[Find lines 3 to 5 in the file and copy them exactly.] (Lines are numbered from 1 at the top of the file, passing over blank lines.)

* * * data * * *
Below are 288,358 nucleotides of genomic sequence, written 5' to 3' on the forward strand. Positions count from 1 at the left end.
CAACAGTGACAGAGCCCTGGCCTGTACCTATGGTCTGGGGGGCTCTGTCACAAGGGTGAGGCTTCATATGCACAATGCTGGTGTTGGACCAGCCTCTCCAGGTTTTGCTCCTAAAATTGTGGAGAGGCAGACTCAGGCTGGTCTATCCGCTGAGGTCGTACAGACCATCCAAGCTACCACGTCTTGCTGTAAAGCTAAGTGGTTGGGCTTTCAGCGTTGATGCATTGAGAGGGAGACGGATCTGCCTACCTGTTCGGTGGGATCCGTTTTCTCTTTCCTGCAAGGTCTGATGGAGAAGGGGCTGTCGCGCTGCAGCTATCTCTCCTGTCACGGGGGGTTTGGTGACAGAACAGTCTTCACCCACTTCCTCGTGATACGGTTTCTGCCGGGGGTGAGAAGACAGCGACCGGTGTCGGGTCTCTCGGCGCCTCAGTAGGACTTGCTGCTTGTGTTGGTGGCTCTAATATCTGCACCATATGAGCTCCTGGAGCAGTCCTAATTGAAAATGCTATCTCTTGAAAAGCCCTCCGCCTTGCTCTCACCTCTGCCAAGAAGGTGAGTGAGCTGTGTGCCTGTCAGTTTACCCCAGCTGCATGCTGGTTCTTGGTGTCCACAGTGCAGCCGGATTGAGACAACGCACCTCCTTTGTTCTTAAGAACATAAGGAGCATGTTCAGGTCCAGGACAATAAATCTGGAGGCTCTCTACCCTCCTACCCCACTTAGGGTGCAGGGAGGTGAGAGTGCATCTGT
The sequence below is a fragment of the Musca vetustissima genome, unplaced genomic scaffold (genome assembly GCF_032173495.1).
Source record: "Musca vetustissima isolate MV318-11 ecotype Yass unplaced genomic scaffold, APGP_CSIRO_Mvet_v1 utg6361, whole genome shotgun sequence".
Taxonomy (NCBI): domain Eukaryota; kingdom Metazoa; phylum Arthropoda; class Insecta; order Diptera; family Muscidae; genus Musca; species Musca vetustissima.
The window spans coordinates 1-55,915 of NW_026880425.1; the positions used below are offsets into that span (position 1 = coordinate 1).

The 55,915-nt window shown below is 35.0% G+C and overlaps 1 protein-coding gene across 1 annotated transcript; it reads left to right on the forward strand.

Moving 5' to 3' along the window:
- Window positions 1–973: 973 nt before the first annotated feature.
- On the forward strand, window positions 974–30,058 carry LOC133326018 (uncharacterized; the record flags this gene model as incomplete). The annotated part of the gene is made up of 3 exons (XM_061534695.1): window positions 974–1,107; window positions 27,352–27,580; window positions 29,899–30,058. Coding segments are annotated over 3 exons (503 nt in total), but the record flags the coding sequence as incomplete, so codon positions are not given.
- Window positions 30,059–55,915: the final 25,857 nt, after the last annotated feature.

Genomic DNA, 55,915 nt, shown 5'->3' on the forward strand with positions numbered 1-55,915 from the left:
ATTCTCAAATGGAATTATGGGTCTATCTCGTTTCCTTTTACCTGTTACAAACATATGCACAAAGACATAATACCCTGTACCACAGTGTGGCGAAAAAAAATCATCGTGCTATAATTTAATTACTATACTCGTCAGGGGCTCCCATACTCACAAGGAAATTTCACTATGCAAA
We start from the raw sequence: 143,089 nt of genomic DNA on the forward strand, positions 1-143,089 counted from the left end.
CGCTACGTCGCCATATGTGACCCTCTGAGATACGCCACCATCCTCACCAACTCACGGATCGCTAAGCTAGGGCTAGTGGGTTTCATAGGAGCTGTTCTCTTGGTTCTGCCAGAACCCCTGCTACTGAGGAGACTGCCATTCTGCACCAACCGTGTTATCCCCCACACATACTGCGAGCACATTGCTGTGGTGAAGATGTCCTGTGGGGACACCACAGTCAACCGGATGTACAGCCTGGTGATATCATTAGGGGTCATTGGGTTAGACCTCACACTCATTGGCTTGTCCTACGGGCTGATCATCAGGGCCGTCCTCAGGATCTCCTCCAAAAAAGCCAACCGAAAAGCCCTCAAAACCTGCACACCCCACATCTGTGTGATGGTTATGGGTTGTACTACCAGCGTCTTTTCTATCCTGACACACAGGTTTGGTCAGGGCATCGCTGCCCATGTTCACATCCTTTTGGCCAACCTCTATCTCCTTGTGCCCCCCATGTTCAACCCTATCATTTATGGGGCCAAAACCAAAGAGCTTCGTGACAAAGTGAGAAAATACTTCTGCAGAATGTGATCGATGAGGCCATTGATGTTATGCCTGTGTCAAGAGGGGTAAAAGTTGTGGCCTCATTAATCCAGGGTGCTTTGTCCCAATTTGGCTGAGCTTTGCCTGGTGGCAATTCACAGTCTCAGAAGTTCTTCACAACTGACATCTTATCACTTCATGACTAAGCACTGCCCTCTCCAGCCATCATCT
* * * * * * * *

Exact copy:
The sequence below is a fragment of the Musca vetustissima genome, unplaced genomic scaffold (genome assembly GCF_032173495.1).
Source record: "Musca vetustissima isolate MV318-11 ecotype Yass unplaced genomic scaffold, APGP_CSIRO_Mvet_v1 utg6361, whole genome shotgun sequence".
Taxonomy (NCBI): domain Eukaryota; kingdom Metazoa; phylum Arthropoda; class Insecta; order Diptera; family Muscidae; genus Musca; species Musca vetustissima.